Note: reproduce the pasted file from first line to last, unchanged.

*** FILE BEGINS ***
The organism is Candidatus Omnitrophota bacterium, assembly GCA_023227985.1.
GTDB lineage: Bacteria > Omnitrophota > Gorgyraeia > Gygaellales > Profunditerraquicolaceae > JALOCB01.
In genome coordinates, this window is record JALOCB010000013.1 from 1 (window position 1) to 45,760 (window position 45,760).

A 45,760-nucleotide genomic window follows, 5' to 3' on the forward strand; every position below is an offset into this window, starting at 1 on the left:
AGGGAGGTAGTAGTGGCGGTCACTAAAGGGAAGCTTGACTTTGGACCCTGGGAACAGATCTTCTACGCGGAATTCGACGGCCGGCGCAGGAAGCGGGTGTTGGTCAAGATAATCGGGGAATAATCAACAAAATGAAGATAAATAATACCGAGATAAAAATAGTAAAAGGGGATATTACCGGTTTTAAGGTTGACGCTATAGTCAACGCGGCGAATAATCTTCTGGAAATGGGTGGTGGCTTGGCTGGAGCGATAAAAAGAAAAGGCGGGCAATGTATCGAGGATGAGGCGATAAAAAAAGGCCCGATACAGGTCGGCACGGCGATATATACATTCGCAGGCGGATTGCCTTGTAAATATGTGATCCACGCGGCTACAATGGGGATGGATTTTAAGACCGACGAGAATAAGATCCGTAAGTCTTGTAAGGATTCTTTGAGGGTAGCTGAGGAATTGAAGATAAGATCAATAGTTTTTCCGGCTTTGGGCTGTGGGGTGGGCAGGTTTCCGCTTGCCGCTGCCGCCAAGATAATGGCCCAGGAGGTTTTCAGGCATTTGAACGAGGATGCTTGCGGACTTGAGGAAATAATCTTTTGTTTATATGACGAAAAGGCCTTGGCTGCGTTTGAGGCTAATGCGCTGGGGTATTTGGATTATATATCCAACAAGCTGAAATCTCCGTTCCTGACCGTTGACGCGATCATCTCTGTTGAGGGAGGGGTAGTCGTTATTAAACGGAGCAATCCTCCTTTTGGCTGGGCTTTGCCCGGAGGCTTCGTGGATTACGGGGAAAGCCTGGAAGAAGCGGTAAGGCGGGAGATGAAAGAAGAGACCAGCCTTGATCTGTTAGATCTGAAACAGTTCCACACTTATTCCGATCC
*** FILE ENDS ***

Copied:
The organism is Candidatus Omnitrophota bacterium, assembly GCA_023227985.1.
GTDB lineage: Bacteria > Omnitrophota > Gorgyraeia > Gygaellales > Profunditerraquicolaceae > JALOCB01.
In genome coordinates, this window is record JALOCB010000013.1 from 1 (window position 1) to 45,760 (window position 45,760).

A 45,760-nucleotide genomic window follows, 5' to 3' on the forward strand; every position below is an offset into this window, starting at 1 on the left:
AGGGAGGTAGTAGTGGCGGTCACTAAAGGGAAGCTTGACTTTGGACCCTGGGAACAGATCTTCTACGCGGAATTCGACGGCCGGCGCAGGAAGCGGGTGTTGGTCAAGATAATCGGGGAATAATCAACAAAATGAAGATAAATAATACCGAGATAAAAATAGTAAAAGGGGATATTACCGGTTTTAAGGTTGACGCTATAGTCAACGCGGCGAATAATCTTCTGGAAATGGGTGGTGGCTTGGCTGGAGCGATAAAAAGAAAAGGCGGGCAATGTATCGAGGATGAGGCGATAAAAAAAGGCCCGATACAGGTCGGCACGGCGATATATACATTCGCAGGCGGATTGCCTTGTAAATATGTGATCCACGCGGCTACAATGGGGATGGATTTTAAGACCGACGAGAATAAGATCCGTAAGTCTTGTAAGGATTCTTTGAGGGTAGCTGAGGAATTGAAGATAAGATCAATAGTTTTTCCGGCTTTGGGCTGTGGGGTGGGCAGGTTTCCGCTTGCCGCTGCCGCCAAGATAATGGCCCAGGAGGTTTTCAGGCATTTGAACGAGGATGCTTGCGGACTTGAGGAAATAATCTTTTGTTTATATGACGAAAAGGCCTTGGCTGCGTTTGAGGCTAATGCGCTGGGGTATTTGGATTATATATCCAACAAGCTGAAATCTCCGTTCCTGACCGTTGACGCGATCATCTCTGTTGAGGGAGGGGTAGTCGTTATTAAACGGAGCAATCCTCCTTTTGGCTGGGCTTTGCCCGGAGGCTTCGTGGATTACGGGGAAAGCCTGGAAGAAGCGGTAAGGCGGGAGATGAAAGAAGAGACCAGCCTTGATCTGTTAGATCTGAAACAGTTCCACACTTATTCCGATCC